Below the soft surface snow on the northerly aspects, observations showed that the old crusts are eroding and softer layers of snow remained below these crusts. These layers feel soft and weak, but tests on these layers still indicated that if they do break, the resulting fracture is not likely to travel very far. This layer still needs to be watched and tracked to see what it changes into before the next storm because it still has potential to become a persistent weak layer.

Weather and CURRENT CONDITIONS
weather summary

Weak storm systems passing north of the forecast area this afternoon and evening should cause an increase in cloud cover and southwest winds. A small chance for some isolated rain showers also exists in the northern part of the forecast area. Temperatures should remain warm with daytime highs in the upper 30's to upper 40's above 7000 ft, and snow levels should remain between 8000 and 9000 ft. A high pressure ridge should start to rebuild over the area tomorrow afternoon and skies should begin to clear. 

Weather observations from along the Sierra Crest between 8200 ft. and 8800 ft.
0600 temperature: 32 to 40 deg. F.
Max. temperature in the last 24 hours: 47 to 52 deg. F.
Average wind direction during the last 24 hours: Southwest
Average wind speed during the last 24 hours: 15 mph
Maximum wind gust in the last 24 hours: 41 mph
New snowfall in the last 24 hours: 0 inches
Total snow depth: 23 to 32 inches
Two-Day Mountain Weather Forecast Produced in partnership with the Reno NWS
For 7000 ft. to 8000 ft.
Monday Monday Night Tuesday
Weather: Partly cloudy becoming mostly cloudy with a slight chance of isolated showers Mostly cloudy with a slight chance of isolated showers Mostly cloudy
Temperatures: 44 to 51 deg. F. 33 to 37 deg. F. 45 to 52 deg. F.
Wind Direction: Southwest West Southwest
Wind Speed: 10 to 20 mph with gusts to 30 mph 10 to 20 mph with gusts to 35 mph 15 to 25 mph with gusts to 40 mph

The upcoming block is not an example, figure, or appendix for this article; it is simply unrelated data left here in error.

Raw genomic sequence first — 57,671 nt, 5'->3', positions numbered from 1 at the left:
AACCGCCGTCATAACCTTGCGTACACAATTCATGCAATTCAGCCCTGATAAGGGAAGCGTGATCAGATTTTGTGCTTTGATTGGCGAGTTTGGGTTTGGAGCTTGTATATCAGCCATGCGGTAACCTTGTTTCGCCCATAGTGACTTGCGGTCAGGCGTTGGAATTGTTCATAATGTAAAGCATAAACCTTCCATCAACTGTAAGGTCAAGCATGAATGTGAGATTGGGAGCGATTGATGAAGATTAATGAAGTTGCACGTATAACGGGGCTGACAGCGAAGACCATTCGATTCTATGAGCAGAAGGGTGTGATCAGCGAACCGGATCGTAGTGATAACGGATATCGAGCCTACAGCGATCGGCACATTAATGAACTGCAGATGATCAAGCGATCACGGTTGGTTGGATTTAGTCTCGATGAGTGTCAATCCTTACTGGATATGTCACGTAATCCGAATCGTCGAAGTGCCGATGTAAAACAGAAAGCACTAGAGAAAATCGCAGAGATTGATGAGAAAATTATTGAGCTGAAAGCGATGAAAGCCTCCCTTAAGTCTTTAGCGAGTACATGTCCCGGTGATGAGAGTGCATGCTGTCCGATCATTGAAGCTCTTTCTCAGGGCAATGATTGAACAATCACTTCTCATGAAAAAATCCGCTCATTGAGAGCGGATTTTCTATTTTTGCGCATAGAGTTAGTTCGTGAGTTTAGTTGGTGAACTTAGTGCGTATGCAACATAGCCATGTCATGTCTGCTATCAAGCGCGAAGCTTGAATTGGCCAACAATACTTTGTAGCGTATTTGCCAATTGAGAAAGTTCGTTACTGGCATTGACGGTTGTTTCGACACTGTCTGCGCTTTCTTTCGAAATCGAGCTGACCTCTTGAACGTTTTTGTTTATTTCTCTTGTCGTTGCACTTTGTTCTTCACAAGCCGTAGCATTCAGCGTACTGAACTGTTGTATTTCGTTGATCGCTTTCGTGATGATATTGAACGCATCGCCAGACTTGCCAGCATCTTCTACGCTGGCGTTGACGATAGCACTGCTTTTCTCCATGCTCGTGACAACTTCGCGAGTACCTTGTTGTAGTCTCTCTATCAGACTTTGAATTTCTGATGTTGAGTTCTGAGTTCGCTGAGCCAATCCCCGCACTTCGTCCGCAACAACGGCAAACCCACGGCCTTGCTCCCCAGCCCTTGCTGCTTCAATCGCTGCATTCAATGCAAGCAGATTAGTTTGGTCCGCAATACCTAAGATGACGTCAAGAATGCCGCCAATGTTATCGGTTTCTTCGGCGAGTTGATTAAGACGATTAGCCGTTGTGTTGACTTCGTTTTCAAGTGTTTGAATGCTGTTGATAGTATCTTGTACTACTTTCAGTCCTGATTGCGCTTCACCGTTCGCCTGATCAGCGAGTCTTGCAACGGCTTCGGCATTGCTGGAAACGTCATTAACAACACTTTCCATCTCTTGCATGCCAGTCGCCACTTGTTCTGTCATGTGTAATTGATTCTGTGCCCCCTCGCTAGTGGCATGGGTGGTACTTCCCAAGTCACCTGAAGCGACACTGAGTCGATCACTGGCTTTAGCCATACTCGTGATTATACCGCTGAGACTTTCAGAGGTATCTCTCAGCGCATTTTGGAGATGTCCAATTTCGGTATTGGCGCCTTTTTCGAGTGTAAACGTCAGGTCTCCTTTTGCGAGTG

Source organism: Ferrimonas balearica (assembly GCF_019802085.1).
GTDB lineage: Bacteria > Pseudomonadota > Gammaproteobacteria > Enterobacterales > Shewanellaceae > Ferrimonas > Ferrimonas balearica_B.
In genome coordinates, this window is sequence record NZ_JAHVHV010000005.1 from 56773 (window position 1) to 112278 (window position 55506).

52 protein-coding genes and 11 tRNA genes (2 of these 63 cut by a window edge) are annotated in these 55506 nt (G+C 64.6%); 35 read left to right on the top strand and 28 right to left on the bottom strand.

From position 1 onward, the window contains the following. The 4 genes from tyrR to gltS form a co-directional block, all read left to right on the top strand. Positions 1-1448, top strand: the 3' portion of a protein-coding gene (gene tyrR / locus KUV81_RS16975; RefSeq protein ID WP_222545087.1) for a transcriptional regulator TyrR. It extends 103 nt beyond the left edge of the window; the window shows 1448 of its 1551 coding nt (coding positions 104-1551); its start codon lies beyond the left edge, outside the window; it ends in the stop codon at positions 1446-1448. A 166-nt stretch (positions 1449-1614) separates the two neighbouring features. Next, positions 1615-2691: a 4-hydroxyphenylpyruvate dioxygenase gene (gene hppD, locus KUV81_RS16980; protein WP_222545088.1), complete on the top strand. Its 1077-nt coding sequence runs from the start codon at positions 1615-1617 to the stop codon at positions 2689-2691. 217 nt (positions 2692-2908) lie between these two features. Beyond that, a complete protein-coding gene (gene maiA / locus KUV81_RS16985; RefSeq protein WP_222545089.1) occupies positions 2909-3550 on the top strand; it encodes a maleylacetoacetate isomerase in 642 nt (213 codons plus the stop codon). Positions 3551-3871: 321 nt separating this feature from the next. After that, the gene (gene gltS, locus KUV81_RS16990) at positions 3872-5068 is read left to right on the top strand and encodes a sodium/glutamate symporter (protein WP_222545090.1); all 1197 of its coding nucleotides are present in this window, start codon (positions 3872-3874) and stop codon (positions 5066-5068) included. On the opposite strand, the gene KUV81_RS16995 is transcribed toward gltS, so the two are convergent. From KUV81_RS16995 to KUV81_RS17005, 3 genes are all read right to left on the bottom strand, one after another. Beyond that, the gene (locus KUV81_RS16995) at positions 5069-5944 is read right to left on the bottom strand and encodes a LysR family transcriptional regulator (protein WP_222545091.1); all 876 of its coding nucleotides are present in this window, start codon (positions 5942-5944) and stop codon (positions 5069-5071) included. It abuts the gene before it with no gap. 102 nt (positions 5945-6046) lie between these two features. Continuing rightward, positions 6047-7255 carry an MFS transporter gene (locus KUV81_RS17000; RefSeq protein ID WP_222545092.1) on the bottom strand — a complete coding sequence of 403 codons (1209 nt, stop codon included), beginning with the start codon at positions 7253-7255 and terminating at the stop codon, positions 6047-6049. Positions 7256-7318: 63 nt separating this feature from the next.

Expected snowfall: 0 in. 0 in. 0 in.
For 8000 ft. to 9000 ft.
Monday Monday Night Tuesday
Weather: Partly cloudy becoming mostly cloudy with a slight chance of isolated showers Mostly cloudy with a slight chance of isolated showers Mostly cloudy
Temperatures: 38 to 44 deg. F. 28 to 34 deg. F. 38 to 44 deg. F.
Wind Direction: Southwest West shifting to the southwest Southwest
Wind Speed: 20 to 30 mph with gusts to 45 mph 15 to 25 mph with gusts to 35 mph increasing to 20 to 35 mph with gusts to 55 mph after midnight 25 to 40 mph with gusts to 60 mph
Expected snowfall: 0 in. 0 in. 0 in.
Disclaimer

This avalanche advisory is provided through a partnership between the Tahoe National Forest and the Sierra Avalanche Center. This advisory covers the Central Sierra Nevada Mountains between Yuba Pass on the north and Ebbetts Pass on the south. Click here for a map of the forecast area. This advisory applies only to backcountry areas outside established ski area boundaries. This advisory describes general avalanche conditions and local variations always occur. This advisory expires 24 hours after the posted time unless otherwise noted. The information in this advisory is provided by the USDA Forest Service who is solely responsible for its content.